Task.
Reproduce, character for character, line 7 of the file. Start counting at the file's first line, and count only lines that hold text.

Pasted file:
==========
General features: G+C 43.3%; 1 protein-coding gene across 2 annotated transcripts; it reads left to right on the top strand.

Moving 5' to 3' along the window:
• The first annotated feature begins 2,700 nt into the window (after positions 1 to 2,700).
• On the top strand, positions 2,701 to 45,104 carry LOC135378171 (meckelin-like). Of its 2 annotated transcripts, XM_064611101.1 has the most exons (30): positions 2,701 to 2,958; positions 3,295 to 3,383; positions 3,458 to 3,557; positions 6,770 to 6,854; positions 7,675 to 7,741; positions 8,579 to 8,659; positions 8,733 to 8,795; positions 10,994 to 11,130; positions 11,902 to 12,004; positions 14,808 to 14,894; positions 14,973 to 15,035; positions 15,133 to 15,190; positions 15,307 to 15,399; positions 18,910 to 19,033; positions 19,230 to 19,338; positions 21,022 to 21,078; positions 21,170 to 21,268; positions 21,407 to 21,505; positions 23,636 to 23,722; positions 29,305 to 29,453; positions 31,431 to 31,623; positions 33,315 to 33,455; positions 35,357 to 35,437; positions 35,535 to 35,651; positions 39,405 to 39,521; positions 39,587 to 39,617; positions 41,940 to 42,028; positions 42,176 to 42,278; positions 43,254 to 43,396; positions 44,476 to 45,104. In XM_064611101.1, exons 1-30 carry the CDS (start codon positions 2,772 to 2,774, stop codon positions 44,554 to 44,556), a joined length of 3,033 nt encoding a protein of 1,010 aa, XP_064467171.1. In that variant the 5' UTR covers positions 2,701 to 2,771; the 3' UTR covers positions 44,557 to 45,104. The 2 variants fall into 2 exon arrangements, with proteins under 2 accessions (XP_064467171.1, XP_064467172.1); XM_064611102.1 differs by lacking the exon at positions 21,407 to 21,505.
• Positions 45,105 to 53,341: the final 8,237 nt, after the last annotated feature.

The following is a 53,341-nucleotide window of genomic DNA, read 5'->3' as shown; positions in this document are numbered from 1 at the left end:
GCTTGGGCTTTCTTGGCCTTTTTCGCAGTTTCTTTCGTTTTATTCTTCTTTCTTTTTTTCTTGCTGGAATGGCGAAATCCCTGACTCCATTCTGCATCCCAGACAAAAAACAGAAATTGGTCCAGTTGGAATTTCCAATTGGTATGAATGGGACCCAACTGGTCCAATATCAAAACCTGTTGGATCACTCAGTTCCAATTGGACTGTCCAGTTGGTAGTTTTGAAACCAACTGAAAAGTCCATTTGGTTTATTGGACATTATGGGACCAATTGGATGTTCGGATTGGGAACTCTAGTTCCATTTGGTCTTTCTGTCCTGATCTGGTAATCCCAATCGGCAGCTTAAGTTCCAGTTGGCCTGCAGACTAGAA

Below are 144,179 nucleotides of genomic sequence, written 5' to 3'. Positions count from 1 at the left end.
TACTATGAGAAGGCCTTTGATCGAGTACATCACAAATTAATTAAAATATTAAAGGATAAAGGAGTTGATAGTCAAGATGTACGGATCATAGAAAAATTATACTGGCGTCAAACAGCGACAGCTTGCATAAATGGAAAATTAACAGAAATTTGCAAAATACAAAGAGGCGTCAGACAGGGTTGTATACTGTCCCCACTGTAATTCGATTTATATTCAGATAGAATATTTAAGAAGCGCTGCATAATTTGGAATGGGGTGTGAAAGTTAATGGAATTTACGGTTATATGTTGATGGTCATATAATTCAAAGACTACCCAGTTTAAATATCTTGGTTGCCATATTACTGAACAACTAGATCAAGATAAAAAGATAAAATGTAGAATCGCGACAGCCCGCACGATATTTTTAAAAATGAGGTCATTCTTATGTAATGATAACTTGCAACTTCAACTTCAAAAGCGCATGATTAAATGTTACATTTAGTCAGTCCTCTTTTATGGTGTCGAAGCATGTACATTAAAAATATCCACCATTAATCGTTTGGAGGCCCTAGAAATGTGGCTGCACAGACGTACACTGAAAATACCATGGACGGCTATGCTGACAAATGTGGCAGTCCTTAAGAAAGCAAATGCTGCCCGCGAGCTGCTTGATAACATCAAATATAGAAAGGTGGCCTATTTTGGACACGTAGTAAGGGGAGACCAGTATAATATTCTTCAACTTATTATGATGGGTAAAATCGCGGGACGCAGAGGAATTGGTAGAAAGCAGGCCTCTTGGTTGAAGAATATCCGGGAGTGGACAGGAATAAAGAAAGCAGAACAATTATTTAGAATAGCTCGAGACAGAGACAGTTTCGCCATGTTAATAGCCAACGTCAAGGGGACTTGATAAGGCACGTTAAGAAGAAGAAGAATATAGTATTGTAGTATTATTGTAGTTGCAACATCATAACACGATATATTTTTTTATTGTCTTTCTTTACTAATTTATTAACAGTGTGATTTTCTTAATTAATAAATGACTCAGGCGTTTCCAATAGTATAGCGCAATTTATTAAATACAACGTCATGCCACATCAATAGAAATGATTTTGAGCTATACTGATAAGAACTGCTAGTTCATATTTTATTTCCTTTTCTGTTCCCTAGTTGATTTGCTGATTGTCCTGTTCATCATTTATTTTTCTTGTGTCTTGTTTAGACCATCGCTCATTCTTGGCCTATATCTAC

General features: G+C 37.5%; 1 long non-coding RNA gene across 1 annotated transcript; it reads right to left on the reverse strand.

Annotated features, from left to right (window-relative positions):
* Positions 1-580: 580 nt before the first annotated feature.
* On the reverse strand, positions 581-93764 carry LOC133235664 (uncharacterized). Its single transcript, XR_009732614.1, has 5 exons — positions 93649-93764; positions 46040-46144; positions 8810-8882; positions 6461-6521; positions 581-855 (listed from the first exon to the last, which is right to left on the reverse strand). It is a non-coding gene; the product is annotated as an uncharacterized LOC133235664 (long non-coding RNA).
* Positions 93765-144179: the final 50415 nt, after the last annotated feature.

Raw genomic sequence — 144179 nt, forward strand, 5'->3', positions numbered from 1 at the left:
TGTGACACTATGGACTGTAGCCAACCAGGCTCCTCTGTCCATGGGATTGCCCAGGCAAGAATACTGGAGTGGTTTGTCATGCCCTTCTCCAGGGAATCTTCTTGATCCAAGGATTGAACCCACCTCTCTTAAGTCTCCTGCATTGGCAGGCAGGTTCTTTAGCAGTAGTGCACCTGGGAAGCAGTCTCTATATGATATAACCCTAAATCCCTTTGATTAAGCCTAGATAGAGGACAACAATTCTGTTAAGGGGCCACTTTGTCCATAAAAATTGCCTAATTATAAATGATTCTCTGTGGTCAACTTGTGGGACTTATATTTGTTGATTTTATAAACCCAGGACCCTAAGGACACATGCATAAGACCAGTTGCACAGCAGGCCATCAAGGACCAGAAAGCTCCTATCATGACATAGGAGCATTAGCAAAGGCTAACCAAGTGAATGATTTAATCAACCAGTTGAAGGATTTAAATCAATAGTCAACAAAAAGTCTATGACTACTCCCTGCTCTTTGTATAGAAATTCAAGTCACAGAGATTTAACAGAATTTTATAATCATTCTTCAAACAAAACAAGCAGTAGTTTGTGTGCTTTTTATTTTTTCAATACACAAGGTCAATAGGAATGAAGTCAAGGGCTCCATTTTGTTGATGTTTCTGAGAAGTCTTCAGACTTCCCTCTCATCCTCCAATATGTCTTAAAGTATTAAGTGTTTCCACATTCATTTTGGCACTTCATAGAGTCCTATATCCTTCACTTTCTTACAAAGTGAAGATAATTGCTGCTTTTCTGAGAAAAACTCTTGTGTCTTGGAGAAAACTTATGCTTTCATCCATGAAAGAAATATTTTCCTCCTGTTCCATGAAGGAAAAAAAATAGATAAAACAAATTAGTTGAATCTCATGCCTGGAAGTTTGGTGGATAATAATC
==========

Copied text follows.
GCTTGGGCTTTCTTGGCCTTTTTCGCAGTTTCTTTCGTTTTATTCTTCTTTCTTTTTTTCTTGCTGGAATGGCGAAATCCCTGACTCCATTCTGCATCCCAGACAAAAAACAGAAATTGGTCCAGTTGGAATTTCCAATTGGTATGAATGGGACCCAACTGGTCCAATATCAAAACCTGTTGGATCACTCAGTTCCAATTGGACTGTCCAGTTGGTAGTTTTGAAACCAACTGAAAAGTCCATTTGGTTTATTGGACATTATGGGACCAATTGGATGTTCGGATTGGGAACTCTAGTTCCATTTGGTCTTTCTGTCCTGATCTGGTAATCCCAATCGGCAGCTTAAGTTCCAGTTGGCCTGCAGACTAGAA